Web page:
And if you ask them what they are doing, they might not be able to give any kind of specific explanation. Whenever I asked my Rolfing teachers what they were doing when they were giving a demonstration, they usually said something like: “I’m having a conversation with the shoulder”; or “I’m listening to the hip” or something similarly ambiguous. They really didn’t know exactly what they were doing or why. But they were definitely doing something right, because when they put their hands on you, you knew right away they were experts.

Conscious Incompetence

The lack of conscious awareness over the actual methods used in a massage session might have some advantages. When you are learning a new skill, you need some level of conscious attention to perform the skill. But once you get good at it, the unconscious takes control, and at this point, too much conscious involvement can hurt performance. This is why you can sabotage your skills with too much self conscious analysis. Imagine trying to hit a pressure putt in golf while thinking about whether you breathe out at the point of contact.

This reminds me that Ida Rolf (the creator of Rolfing) and Moshe Feldenkrais, (the creator of the Feldenkrais method) each recommended that their students avoid an analytical mindset during sessions. Rolf sometimes admonished students that they were too “in their head.” Feldenkrais stated that in order to be optimally effective during a session, he had to think as much as possible in terms of creative imagery as opposed to formal logic. Even though both Rolf and Feldenkrais were trained scientists, and each proposed scientific explanations for why their methods worked, each wanted to get as far as possible from their scientific and analytical minds during a session.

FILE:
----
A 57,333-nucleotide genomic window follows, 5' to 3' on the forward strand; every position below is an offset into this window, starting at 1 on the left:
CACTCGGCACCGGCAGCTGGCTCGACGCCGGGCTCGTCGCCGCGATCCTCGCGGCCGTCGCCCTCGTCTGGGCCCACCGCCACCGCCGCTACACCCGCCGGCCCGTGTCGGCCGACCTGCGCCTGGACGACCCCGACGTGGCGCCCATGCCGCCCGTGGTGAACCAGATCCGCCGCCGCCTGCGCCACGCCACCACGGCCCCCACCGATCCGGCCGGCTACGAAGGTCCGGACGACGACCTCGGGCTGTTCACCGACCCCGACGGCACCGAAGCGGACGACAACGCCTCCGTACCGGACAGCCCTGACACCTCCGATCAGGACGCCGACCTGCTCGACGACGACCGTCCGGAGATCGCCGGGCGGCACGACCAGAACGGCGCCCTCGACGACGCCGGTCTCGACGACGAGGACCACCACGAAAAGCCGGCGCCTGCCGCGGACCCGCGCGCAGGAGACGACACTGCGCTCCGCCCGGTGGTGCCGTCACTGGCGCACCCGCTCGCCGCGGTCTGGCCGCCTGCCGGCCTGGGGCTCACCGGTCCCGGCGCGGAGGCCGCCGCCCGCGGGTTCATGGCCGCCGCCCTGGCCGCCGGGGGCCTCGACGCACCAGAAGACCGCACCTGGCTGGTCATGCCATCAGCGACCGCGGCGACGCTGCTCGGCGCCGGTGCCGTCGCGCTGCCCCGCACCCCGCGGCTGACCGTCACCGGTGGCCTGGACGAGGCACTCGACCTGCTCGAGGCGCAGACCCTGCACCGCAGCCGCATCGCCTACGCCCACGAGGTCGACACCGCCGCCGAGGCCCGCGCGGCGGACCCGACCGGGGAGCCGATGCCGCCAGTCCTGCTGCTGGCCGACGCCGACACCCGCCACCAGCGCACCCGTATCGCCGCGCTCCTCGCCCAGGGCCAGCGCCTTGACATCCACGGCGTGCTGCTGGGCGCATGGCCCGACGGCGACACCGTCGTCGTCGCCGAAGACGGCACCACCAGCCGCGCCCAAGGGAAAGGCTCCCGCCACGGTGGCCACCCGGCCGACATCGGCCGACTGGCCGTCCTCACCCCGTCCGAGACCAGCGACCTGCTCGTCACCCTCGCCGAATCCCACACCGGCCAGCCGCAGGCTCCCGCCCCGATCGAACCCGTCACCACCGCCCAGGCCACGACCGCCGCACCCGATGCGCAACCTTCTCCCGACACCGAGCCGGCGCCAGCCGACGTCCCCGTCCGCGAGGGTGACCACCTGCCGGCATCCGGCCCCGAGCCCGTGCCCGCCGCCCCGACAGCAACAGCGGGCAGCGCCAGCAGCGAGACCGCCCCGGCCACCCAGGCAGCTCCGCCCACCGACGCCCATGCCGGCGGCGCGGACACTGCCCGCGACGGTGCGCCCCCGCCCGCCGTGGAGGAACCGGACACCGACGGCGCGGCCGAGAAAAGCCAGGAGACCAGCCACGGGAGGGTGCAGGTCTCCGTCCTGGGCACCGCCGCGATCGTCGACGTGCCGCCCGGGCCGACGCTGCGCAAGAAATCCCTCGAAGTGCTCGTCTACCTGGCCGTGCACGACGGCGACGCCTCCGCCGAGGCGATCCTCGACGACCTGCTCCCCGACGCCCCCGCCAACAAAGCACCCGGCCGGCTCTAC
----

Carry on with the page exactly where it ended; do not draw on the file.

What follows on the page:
I think part of what they were doing was making sure that their unconscious brains were in charge of the session, because most of the knowledge of “what works” was stored there, inaccessible to the conscious brain. They didn’t want their conscious minds to interfere with the process.

I think this goes along way towards explaining why many therapists seem to have no idea why their therapy works, why they are attracted to explanations which are magical as opposed to scientific, and why some are even hostile to very idea of applying science to massage at all.

To put it another way, I think that it is in the large gap between knowledge and awareness that magical thinking creeps in.

What do you think? Let me know your thoughts in the comments below.

16 Responses to “Why Massage is Like Chicken Sexing”

  1. I have been working as a Clinical Myofascial Therapist for 15 years, full time. I can’t tell you how many times a client has gotten on my table with a new complaint, not told me, but I start working on that area right from the get go. They always say, “How did you know that is what was bugging me?” I just reply, ” I can see it.” That is not to far from the truth. I have always been convinced that I see what is going on by the way the light falls on the body and the subtle shadows on the skin. I also think that I subconsciously watch how the patient moves before getting on the table. When you add the information that the patient gives you, things fall into place. Lastly, I don’t ‘rub’ anything without awareness. I would like to say I am in a zone, much like a good athlete or artist. The unconscious and conscious become one putting me in a state, a zone. My eyes are closed. I really am not listening. I am sensing the world through my fingers, through touch. That is why I tell my students, it is not about how long you have been a therapist, it is all about contact hours. Is it possible to have a wonderful healing touch without any training or conscious awareness? Watch a new mother with her new born baby. You tell me.

  2. Ross,

    Great comments, very interesting. There is certainly a lot to be said about the mindset that allows you to be in the zone. Part of it seems to involve the proper division of labor between the conscious and unconscious minds. Thanks for sharing your version of it.